While the first Beretta A400's had problems, the current production (at least in 12 gauge) has improved. The warranty is hardly the best, the Beretta factory service is poor, but if you use Cole Gunsmithing as your Beretta authorized service center, you'll be much happier. Although the safety is at the front of the trigger guard, it is generously-sized and not difficult to reach. Yes, the A400 Xplor Action (the 3 inch gun) has fake enhanced grain wood, and an excess of thermoplastic in its construction. It is a little too plasticy, a little too gimmicky, a bit skimpy on the warranty, and a little too pricey to rate as a good value for its $1400 actual street price, but you could do worse.
The Browning Maxus originally had its share of problems: loose forearms, bad triggers, and a shell-elevator that was thin, sharp, and bloodied a lot of thumbs. Designed as a 3-1/2 gun, as was the Vinci, the receiver is excessively long. Most of the teething problems have been addressed over the last eight years, but it still has excessively heavy triggers and poor quality factory chokes . . . both areas that you can rectify, at a cost. The plain-Jane black plastic / rough matte finished 3 inch Maxus Stalker can be found deeply discounted to $1250 or so, but it needs too much work on the part of the new owner to make it a good-performer to consider it a good deal today. Maxus Ultimates can be had for $1700, they are easier on the eyes, but they still need trigger and choke attention.
The Benelli Vinci has been called the ugliest shotgun of the decade by some, others refer to it as “spacey.” I've hunted mine, I like it much more than most folks, but the promised “modularity” of an endless variety of readily available combs, pads, and quick-replaceable tubular magazines has not materialized in all these years, and like the Maxus that has been out for all these years, there hasn't been enough interest to offer anything but 12 gauge.
The black matte Vinci models have a reputation for being rust-prone, so if the Vinci is your cup of tea, take a long look at the camo models. Though claimed by Benelli to be “the fastest-shooting, softest-kicking, most reliable lightweight 12-gauge shotgun in the world” it is actually none of the above. It retains the infamous Benelli click, it chokes on some 1 oz. loads, the Fabarm L4S and Beretta A400 both are clearly faster-shooting, and the 3 inch Vinci is heavier than every model listed here, except for the V3. The V3 and the Maxus are both remarkably softer-shooting. It is made of highly polished plastic by old world craftsmen, though.
The winners of this group include the Fabarm L4S Hunter, the Retay Masai Mara, and the Remington V3. Nothing is beyond enhancement. The Fabarm L4S needs a composite stock option, the Masai Mara needs a larger cross-bolt safety button, and the Remington V3 needs shims. All three of them beg to be offered in 20 gauge.
An Extremely Honorable Mention
Although this already covers six autoloaders, and I'm not attempting to try to compare everything to everything, I have tested and evaluated three Mossberg 930 12 gauges: the Walnut Field, the Waterfowl, and the Sporting. The Waterfowl is shown above; they all did quite well. Currently, you can get the walnut / blued model for a startlingly low $530. The tested walnut gun weighed in at eight pounds on the nose, with a trigger that broke crisply and repeatably at just under five pounds.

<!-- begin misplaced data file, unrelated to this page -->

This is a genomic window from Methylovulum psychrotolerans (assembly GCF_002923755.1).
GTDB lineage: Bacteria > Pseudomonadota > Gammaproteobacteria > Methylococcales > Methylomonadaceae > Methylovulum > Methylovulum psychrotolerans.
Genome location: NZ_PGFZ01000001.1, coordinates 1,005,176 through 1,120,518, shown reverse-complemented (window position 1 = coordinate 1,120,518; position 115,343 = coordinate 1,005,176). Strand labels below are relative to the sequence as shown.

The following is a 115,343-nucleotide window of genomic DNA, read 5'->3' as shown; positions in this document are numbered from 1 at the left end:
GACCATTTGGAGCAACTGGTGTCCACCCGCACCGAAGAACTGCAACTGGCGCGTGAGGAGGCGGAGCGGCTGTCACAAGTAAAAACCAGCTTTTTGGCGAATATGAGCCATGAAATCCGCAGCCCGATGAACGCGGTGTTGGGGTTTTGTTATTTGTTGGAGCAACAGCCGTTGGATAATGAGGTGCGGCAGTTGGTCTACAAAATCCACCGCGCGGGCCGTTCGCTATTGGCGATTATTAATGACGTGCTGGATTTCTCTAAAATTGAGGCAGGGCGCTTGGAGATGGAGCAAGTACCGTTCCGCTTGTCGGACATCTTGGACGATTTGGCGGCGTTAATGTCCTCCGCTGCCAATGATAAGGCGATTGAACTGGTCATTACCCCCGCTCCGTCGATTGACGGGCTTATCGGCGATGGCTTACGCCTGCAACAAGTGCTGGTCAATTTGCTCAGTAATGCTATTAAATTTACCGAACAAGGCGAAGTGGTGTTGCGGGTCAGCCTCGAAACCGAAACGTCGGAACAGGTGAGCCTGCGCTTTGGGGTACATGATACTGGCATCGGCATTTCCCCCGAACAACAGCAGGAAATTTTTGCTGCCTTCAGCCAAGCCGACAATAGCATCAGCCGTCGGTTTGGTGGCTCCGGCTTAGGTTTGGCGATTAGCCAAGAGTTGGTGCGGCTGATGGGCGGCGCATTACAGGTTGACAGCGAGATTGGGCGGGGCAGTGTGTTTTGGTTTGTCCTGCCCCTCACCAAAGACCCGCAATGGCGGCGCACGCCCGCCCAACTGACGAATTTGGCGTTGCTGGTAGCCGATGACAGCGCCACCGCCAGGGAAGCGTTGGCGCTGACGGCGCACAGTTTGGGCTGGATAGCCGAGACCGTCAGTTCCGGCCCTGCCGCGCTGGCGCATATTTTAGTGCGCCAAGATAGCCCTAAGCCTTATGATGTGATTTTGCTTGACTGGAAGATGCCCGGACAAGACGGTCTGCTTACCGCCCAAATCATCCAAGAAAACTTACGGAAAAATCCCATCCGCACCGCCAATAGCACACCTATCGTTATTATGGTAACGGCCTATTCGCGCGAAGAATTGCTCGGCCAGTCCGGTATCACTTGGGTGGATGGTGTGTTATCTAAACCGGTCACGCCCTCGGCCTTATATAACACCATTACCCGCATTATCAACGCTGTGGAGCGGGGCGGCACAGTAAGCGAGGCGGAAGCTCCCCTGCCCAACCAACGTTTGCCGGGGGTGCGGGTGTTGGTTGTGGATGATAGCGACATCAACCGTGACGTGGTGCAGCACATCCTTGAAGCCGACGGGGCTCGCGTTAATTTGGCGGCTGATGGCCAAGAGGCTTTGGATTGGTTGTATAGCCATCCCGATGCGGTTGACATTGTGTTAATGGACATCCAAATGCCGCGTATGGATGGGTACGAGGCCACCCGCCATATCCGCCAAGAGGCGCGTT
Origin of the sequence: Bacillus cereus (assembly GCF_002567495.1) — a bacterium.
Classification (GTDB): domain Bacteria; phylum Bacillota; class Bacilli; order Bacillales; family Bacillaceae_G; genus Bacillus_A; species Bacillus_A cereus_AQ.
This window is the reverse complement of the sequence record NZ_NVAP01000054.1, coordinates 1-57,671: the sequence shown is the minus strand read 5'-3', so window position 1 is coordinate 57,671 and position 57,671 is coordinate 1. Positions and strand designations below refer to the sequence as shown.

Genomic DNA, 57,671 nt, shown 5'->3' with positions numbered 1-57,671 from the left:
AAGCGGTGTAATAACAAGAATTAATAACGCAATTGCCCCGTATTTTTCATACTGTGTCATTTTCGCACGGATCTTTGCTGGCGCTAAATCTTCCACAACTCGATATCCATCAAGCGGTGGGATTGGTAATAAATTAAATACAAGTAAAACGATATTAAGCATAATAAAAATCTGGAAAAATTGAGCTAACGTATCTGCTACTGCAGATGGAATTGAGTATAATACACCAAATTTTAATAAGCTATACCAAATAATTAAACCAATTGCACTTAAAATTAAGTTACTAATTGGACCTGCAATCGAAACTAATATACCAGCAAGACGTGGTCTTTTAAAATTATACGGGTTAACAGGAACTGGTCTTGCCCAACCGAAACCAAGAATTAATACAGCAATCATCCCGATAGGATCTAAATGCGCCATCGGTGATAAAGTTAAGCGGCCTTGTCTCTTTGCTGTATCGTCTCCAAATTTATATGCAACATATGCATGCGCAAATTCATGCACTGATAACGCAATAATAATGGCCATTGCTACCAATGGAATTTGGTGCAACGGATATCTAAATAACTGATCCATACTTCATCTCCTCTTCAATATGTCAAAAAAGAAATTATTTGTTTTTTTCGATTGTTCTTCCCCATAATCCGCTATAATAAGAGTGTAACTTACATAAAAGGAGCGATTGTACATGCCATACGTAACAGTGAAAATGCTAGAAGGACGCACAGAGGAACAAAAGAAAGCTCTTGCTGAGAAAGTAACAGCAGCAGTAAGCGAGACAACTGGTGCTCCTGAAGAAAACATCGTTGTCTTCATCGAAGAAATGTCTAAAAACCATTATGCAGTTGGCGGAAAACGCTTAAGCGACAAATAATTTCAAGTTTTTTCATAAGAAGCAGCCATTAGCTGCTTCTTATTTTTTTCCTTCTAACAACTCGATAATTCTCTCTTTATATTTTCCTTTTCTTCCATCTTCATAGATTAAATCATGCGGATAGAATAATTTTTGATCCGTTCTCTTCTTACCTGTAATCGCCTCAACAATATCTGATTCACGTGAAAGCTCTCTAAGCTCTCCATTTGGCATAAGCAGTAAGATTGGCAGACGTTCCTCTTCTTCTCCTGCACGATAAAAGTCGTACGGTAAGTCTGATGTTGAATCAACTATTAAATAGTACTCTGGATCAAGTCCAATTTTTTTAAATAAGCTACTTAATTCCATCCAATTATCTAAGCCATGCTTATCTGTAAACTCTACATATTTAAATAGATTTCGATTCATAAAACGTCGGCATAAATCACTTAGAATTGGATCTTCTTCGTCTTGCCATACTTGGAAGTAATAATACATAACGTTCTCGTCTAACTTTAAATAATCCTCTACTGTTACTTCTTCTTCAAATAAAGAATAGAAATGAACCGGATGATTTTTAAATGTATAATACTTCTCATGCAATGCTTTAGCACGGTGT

Mossberg 930 is loaded with extra-value features and I mean loaded.
The receiver is tapped for a base. The barrel is factory ported.
There is a cocking indicator at the front of the trigger guard and it
comes with a generous, vented recoil pad. The tang safety is
ambidextrous. Studs are installed so you are all set for sling use,
if desired, right out of the box. This model is one of over a dozen
configurations currently offered by Mossberg in the 930 basic series
The action was extremely smooth right out of the box. Many of today's autoloaders require shooting in and rely on some self-burnishing of the action to work smoothly and properly, like a couple of really rough Beretta A300 Outlanders I had the displeasure of working with. Not so with this Mossberg, it was glass smooth right out of the box and functioned flawlessly with everything from cheap, one ounce payload promo shells on up.
The Mossberg 930 is a beefy gun: at 8 lbs. As such, it is significantly heavier than the other six models covered here, and not a particularly joyful to carry upland 12 gauge at all. For clays, on the dove field, and in the turkey or duck blind that isn't much of a factor. But, it is soft-shooting and really soft on the wallet as well. It richly deserves a mention, and that's why it gets one here.
can boil down your own personal list of candidates fairly quickly. Do
you want walnut or plastic furniture? If you want a great-looking,
great-value 100% Made in Italy oiled walnut gas gun, the nod goes to
the Fabarm L4S (shown above, with Buddy the Wonderdog and a pair of wild pheasants, with three trim levels: the Initial Hunter, Grey
Hunter, and the Deluxe Hunter. No synthetic models of the Fabarm L4S
Hunter are available in the U.S. Notably, the Fabarm L4S is also
available in a left-handed model, something that will likely sway you
if want left ejection.
you want a great-looking, great-value oiled walnut inertia gun, an
inertia gun without the annoying Benelli click, you'll want to
consider the Retay Arms Masai Mara. The Masai Mara is available with
synthetic stocks and in camo configurations as well, for less money
than the walnut.
The Remington V3 presently has no higher grade or upscale models available. Whether walnut or camo, the V3 is at the same (low) price point with the black synthetic model a bit less.
Copyright 2010, 2018 by Randy Wakeman. All Rights Reserved.